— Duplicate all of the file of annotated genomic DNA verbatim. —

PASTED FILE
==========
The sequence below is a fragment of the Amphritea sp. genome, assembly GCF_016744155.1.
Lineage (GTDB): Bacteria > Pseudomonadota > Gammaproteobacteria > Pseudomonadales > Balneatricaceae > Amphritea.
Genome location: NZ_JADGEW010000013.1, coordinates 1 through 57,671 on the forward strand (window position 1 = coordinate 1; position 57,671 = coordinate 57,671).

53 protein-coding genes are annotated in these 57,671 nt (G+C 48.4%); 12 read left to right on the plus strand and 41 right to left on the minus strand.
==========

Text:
The sequence below is a fragment of the Amphritea sp. genome, assembly GCF_016744155.1.
Lineage (GTDB): Bacteria > Pseudomonadota > Gammaproteobacteria > Pseudomonadales > Balneatricaceae > Amphritea.
Genome location: NZ_JADGEW010000013.1, coordinates 1 through 57,671 on the forward strand (window position 1 = coordinate 1; position 57,671 = coordinate 57,671).

53 protein-coding genes are annotated in these 57,671 nt (G+C 48.4%); 12 read left to right on the plus strand and 41 right to left on the minus strand.